Is the Vinyl Record Industry Threatened by the Apollo Masters Fire?

Wayde Robson

Wayde Robson

Audioholics Anchorman
After a deep dive into how records are made and what exactly a lacquer master is, I can see how the Apollo Masters fire poses a threat to the growth of vinyl. But the disaster also creates an opportunity for those companies that have been working toward creating their blank lacquers for the industry. Apparently they exist, but I wasn't able to verify any names of companies that have been planning to enter the market. Although, I'm sure such plans are held close to the vest and wouldn't be publicized on company roadmaps. The skill involved in lacquer manufacturing is apparently in short supply, so any company hiring those with the right skill may provide some evidence of intent. The formula for the lacquer used at Apollo Masters' was a closely guarded secret, and was widely considered the best in the world. It'd be interesting to see if Apollo Masters' skilled workers are going elsewhere or working with what's left of the company to rebuild.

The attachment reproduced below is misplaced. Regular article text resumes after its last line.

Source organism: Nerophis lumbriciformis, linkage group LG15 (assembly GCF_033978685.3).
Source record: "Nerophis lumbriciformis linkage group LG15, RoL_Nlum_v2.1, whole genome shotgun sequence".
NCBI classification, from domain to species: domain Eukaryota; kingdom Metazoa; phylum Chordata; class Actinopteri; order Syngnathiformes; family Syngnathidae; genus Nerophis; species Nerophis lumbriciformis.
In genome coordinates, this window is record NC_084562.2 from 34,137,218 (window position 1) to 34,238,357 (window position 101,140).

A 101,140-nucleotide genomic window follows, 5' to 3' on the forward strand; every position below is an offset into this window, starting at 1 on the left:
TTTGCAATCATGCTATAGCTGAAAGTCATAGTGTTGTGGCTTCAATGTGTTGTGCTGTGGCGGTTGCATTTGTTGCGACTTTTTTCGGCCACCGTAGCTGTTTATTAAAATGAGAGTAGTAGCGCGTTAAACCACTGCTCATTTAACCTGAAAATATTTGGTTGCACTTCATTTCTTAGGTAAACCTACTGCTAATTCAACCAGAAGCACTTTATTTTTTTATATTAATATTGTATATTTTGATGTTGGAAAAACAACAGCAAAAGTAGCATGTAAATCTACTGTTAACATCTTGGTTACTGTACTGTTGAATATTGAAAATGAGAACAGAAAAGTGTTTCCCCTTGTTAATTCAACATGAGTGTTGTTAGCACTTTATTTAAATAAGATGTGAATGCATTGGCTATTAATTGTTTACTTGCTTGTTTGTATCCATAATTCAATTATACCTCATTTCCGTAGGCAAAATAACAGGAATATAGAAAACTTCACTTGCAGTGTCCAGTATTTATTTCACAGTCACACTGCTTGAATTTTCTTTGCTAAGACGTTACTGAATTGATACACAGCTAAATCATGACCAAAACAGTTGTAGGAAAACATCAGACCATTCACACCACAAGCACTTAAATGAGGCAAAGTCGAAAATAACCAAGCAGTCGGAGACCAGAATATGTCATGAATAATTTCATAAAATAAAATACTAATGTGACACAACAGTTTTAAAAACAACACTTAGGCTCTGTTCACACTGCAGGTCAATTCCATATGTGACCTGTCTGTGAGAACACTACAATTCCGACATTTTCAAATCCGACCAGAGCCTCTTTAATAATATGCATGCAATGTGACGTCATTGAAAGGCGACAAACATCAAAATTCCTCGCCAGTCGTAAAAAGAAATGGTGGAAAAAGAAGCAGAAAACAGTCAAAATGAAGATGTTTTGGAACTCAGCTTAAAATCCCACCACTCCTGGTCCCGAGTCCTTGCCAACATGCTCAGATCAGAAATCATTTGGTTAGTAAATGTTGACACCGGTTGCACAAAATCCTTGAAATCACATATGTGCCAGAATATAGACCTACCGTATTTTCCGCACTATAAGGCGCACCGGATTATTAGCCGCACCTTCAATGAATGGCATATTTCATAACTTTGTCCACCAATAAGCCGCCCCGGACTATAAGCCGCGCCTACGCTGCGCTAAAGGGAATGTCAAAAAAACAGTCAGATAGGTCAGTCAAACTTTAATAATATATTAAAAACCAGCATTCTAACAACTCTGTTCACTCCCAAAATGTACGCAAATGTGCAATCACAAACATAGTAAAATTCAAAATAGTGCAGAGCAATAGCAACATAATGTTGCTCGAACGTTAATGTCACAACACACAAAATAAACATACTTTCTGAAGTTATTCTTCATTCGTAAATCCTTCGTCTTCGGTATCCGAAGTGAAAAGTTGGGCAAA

I put a few thoughts about the "vinylgeddon" scare that had been circulating over the last month. But it looks to me that the real danger in an extended blank lacquer scarcity would be if record companies begin switching to DMM as an alternative, because they're all in Europe. It wouldn't look good to lose the industry to overseas competition. I don't know about the sound quality of lacquer vs. DMM, but many believe that lacquer produces better sounding vinyl.

The title may be a bit presumptuous... I don't know if anyone can accurately predict the future. But I collected what many of the experts are saying. The prevailing wisdom seems to be that vinyl will be fine in the end, even we lose some manufacturing in North America and the world has fewer real lacquer pressed records in coming years.

Full Article: What the Apollo Masters Fire Really Means for Vinyl


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